by Ray Acheson, Reaching Critical Will of WILPF
The provisions for preventing gender-based violence (GBV) in the President’s second draft arms trade treaty (ATT) text continue to undermine existing international law and obligations.
While the reference to GBV in the preamble is welcome, the language unfortunately opens up potentially incorrect interpretations of international law. The use of the word “may” could be misinterpreted as meaning some acts of GBV are not violations of international humanitarian law (IHL) and international human rights law (IHRL) even when those legal regimes are applicable.
It is also regrettable that the preamble continues to highlight women as particularly vulnerable. An attempt does seem to have been made to highlight that civilians, rather than women per se, are the majority adversely affected by armed conflict and armed violence. However, the “women and children as vulnerable” trope remains. This is despite years of effort on the part of academics and activists to offer statistical evidence that is in fact men, especially young men, who are the vast majority of victims of armed violence, including during conflict. These facts are an expression of the gendered dimensions of armed violence. So is the armed violence that women and others are exposed to, perpetrated by men with impunity, due to gendered roles, norms, and structures.
Women are not vulnerable. We are targeted. So are others that do not conform to “traditional” gender roles. Being targeted does not make one inherently vulnerable, it makes one subject to unique effects of a common threat—in this case, armed violence or armed conflict.
WILPF and others are advocating for a gender-sensitive ATT not because women are vulnerable. We do it because states have repeatedly and continually failed to assess the substantial risk of violations of IHL and IHRL related specifically to gender-based violence, such as conflict-related sexual violence against women. This is what the ATT must prevent.
The reference to GBV in the export assessment criteria is of course even worse. An historically large number of states support the strengthening of the GBV prevention criterion, in particular lifting it out of the “second tier” of export assessment criteria that would subject it only to voluntary, undefined, risk reduction measures.
As noted above, GBV is a violation of IHRL and of IHL where it applies. An explicit and binding reference to GBV prevention is necessary given GBV’s prevalence and impact and in order to capture perpetration of GBV by non-state actors (excluding those covered under customary international law, e.g., Common Article 3). States must ensure that export assessment specifically includes the prevention of GBV. Gender-sensitive assessments are a necessary measure for states to take in their efforts to prevent human suffering.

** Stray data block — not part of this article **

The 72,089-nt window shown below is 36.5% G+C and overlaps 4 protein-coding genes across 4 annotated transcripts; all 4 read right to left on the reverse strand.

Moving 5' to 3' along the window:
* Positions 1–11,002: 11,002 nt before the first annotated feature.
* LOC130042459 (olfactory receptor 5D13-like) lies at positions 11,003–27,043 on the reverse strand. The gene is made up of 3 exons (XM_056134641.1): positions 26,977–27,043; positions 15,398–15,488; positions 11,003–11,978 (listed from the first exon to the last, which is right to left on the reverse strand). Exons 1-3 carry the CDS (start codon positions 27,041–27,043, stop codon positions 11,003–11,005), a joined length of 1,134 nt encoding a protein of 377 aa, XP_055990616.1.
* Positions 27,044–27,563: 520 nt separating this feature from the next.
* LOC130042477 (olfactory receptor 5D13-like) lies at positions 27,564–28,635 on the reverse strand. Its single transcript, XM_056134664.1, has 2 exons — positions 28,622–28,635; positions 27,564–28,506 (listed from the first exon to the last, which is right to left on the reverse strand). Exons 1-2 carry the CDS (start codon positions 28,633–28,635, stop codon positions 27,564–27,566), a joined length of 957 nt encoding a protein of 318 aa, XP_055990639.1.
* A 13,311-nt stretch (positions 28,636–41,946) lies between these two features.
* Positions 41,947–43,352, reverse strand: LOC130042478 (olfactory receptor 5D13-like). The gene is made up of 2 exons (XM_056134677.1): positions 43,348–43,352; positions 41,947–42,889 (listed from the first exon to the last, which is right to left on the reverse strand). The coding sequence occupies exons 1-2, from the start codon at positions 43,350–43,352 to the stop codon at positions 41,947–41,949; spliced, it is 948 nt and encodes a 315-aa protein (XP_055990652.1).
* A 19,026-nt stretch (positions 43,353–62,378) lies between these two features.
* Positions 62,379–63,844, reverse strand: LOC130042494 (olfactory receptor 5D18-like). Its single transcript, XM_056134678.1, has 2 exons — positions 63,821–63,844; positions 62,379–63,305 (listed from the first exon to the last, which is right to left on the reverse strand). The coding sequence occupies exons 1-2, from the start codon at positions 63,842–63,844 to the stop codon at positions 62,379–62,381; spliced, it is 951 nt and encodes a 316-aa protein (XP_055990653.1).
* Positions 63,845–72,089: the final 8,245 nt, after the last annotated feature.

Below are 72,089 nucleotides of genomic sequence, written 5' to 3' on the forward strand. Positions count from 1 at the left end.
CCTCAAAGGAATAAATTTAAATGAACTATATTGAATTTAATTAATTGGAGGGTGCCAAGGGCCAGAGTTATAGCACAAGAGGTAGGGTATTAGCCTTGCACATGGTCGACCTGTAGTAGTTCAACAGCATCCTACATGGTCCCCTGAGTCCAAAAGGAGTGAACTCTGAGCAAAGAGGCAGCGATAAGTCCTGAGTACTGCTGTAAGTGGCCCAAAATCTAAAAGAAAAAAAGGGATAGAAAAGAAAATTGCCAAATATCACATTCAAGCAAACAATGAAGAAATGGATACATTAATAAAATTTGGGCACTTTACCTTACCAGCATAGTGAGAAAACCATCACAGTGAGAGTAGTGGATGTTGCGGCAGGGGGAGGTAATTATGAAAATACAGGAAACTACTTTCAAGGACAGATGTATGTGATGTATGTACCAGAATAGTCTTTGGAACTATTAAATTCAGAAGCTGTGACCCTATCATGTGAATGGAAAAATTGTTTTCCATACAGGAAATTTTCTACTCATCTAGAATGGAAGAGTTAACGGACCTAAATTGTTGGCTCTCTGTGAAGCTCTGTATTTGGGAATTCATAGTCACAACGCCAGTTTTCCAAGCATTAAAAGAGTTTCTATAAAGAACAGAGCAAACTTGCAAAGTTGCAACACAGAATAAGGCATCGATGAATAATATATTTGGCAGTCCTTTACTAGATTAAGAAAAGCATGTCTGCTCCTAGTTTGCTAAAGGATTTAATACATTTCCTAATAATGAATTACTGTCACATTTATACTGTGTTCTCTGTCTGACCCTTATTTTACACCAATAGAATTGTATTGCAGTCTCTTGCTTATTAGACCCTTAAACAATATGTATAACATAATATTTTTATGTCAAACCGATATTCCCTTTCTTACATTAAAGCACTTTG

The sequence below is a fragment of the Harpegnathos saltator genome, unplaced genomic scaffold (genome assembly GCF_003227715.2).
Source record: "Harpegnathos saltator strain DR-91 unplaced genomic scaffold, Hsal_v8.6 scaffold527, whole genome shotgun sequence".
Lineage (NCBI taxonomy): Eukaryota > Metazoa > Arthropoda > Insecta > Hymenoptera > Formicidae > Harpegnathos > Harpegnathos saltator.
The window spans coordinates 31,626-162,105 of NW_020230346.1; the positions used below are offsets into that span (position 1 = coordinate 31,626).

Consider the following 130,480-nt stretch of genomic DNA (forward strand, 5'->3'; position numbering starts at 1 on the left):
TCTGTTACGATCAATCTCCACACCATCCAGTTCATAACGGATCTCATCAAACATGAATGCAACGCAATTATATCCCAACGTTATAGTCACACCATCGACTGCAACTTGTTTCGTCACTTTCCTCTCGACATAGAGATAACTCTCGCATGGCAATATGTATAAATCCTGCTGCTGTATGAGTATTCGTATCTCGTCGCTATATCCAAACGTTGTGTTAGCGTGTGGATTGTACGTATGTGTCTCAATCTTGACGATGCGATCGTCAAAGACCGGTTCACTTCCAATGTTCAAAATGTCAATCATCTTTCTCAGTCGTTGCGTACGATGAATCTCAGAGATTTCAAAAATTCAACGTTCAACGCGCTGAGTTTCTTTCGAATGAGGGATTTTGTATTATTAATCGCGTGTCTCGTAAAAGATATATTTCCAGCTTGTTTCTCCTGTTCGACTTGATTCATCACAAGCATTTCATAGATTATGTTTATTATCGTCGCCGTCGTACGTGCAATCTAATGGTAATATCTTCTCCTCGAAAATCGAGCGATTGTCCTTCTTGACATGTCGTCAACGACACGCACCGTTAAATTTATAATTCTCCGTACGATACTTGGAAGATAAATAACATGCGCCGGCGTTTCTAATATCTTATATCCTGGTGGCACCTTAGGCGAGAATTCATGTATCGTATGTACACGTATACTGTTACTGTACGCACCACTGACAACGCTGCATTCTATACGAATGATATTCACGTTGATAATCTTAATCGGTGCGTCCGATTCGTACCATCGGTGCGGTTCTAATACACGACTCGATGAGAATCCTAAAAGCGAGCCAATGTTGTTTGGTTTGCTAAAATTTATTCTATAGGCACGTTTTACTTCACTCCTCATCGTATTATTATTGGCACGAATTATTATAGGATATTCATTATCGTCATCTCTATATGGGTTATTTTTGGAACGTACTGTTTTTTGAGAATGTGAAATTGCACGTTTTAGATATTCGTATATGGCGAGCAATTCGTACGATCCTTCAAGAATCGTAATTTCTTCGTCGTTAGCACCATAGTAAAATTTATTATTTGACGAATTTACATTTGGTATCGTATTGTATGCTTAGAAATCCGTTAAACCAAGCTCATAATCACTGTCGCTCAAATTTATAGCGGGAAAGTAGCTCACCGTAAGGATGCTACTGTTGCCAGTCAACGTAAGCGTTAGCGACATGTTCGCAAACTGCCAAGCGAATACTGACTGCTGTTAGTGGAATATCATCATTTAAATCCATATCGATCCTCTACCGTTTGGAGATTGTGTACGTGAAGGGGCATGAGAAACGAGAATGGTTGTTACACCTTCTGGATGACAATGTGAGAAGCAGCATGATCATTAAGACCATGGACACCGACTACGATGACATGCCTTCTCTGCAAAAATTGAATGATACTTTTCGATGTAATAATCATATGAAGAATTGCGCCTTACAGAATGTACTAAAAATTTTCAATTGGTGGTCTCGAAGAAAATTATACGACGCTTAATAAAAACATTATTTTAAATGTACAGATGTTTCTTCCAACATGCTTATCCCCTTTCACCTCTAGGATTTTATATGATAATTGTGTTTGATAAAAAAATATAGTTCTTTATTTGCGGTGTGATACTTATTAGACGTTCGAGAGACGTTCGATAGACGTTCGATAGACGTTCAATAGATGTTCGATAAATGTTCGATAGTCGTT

The question this week is unfortunately once again: are the rights of women and other victims of GBV important enough, or will we receive the weakest of protections? In this case the stakes are high and the question could be life-saving: is the prevention of armed GBV important enough to screen for in export assessments?
Over 90 states have said “yes” so far. Hundreds of civil society groups have also said “yes”. WILPF and many others thus believe that the current draft text is unacceptable in terms of GBV prevention and that both the preamble and export assessment must be revised to correct this.
The preamble should recognize that acts of gender-based violence constitute violations of IHL and human rights law when those legal regimes are applicable. It should also recognize the gendered dimensions and impacts of the arms trade, particularly the frequency with which arms are used to facilitate gender-based violence. It should not use the patronizing term “women and children” but instead promote the equal, full, and effective participation of both women and men in the prevention and reduction of armed violence and armed conflict.
The GBV criterion should be subject to mandatory risk assessments as well as to transfer prohibitions. An effective ATT must require states to assess whether there is a substantial risk that the conventional arms to be transferred could be used to commit or facilitate acts of gender-based violence. This should be done as part of assessing the risk of diversion, including to non-state actors, and without prejudice to the assessment in 7(4).
The reference to violence against children must be kept separate in both situations.
WILPF members Maria Butler (Director, WILPF PeaceWomen programme), Sofia Tuvestad (Political Officer, WILPF Sweden), and Vanessa Farr contributed to this article.